Talent is at the top of the agenda for many executives around the world and this is especially true for the chemical industry. Growing demand for skilled resources is driving the need to recruit, train, motivate and retain employees across the organization. Forward-looking chemical companies are fighting the new war for talent with innovative tools and strategies designed to help hire more women and Millennials, leverage the value of senior workers, develop cross-generational corporate cultures and support local talent in emerging markets.
As the global economy recovers from the downturn and the chemical industry remains in expansion mode, chemical companies struggle to find and retain professionals in sales, marketing, finance and other areas. An especially troubling development is the growing shortage of applicants with science, technology, engineering and mathematics (STEM) degrees.
Added pressures on talent supply include an aging workforce with increased rates of retirement, the reluctance of younger workers to consider a career in chemicals, and limited efforts to retain and promote women. Talent scarcity is also on the rise in emerging countries as local markets expand and diversify.
Many organizations are turning to more inclusive, holistic strategies for finding the talent they need. The following represents a sample of best practices in talent management for chemical companies.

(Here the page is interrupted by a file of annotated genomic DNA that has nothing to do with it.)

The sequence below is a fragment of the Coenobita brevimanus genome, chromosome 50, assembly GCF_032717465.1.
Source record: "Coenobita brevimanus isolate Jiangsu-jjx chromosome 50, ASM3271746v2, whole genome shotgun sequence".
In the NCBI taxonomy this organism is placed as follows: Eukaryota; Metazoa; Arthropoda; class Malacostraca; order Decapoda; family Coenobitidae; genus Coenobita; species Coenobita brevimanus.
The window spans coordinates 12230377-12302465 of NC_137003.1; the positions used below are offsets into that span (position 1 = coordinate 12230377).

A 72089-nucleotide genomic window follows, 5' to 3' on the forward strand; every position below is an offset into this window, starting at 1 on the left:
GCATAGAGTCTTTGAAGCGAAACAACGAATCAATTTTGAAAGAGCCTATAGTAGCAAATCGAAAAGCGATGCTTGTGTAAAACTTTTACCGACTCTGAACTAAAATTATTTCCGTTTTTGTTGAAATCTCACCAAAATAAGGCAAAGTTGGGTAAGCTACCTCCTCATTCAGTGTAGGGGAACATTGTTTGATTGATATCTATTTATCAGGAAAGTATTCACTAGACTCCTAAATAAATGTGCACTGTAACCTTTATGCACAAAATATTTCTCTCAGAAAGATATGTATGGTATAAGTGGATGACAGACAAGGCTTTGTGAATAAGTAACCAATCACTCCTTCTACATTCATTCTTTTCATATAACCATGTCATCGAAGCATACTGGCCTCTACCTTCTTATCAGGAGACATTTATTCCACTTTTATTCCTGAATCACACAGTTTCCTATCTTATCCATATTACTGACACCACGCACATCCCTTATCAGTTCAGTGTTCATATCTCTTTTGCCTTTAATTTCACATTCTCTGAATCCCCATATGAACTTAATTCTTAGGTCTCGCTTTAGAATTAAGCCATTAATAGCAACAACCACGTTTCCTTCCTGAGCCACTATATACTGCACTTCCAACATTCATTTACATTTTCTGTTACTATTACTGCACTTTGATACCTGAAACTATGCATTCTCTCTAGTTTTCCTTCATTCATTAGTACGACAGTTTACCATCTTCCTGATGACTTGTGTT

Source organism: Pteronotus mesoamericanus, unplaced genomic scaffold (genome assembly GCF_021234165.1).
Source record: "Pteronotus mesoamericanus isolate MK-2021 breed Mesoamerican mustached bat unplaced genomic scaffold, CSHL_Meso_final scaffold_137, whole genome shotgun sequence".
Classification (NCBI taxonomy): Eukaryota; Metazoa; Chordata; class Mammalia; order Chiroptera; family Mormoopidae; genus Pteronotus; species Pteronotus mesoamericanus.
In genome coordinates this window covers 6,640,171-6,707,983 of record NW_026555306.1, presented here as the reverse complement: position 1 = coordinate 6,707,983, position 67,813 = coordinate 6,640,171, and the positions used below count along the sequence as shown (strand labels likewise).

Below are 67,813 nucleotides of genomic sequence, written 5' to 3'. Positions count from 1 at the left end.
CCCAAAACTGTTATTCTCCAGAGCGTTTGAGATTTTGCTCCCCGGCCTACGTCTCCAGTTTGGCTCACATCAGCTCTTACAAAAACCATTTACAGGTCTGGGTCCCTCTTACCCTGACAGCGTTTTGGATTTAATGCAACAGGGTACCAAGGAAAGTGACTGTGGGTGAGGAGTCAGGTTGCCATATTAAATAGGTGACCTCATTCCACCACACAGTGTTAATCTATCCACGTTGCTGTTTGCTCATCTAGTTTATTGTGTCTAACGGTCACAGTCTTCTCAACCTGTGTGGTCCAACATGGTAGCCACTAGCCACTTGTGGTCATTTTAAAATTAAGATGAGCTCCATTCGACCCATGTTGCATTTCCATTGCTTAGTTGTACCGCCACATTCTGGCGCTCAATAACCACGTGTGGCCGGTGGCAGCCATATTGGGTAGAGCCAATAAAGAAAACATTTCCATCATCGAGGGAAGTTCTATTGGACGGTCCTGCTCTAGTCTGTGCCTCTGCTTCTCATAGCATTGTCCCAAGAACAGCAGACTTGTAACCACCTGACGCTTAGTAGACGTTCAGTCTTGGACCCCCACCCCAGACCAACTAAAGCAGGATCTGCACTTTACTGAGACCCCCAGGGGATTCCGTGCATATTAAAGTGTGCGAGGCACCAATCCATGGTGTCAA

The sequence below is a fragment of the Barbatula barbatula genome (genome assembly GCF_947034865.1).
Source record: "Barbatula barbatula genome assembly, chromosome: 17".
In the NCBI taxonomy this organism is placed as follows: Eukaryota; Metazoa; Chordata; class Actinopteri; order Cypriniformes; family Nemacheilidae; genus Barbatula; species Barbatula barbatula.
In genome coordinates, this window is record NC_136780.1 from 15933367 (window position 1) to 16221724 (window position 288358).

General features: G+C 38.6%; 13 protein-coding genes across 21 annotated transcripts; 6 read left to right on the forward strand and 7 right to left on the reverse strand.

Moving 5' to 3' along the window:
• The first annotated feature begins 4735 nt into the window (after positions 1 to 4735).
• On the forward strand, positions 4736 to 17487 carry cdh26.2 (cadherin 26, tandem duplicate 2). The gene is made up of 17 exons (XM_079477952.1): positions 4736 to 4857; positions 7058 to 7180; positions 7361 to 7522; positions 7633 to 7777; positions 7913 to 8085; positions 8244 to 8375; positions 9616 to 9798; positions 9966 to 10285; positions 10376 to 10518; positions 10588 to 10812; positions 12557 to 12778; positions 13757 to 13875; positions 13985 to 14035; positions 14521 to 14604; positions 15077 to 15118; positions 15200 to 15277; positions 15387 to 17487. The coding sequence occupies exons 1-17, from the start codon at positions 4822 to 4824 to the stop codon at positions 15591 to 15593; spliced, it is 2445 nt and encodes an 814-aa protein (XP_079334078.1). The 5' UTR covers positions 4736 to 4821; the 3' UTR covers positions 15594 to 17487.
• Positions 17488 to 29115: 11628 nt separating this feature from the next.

Recruiting and supporting women: Effective talent management for women must involve a rigorous review of the company’s employee value proposition and culture. This can be used to develop and guide specific initiatives dedicated to hiring women for a larger range of roles, including engineering, R&D and senior management.
Managing Millennials: Workers in their thirties, often referred to as Millennials, represent the next generation of employees. Chemical companies need to stress both immediate opportunities for training and advancement as well as longer-term career possibilities to attract good talent.
Leveraging the experience of senior workers: Chemical companies should prepare now for the growing exodus of retiring workers. Senior workers can transfer their knowledge and experience to younger workers through informal mentoring and on-the-job training.
Gauge performance and guide success with data analytics: New technologies include robust data and analytics capabilities, allowing HR functions to evaluate and make evidence-based decisions that positively impact the business.
Partnering for education and leadership development: As with other industries, an investment in education and leadership development is critical to the future of the chemical industry.
Developing local talent in emerging markets: Many talent shortages are local, not global. Joint ventures and programs supported by multinational companies provide good vehicles for talent sharing and development.
Talent is not just an HR issue. Management should connect with their people, motivate them, think about their development needs as an employee and assure them of a fulfilling career within the organization. At the end of the day, the entire organization should be taking part in this development process. Waging the ‘war for talent’ is really everyone’s business.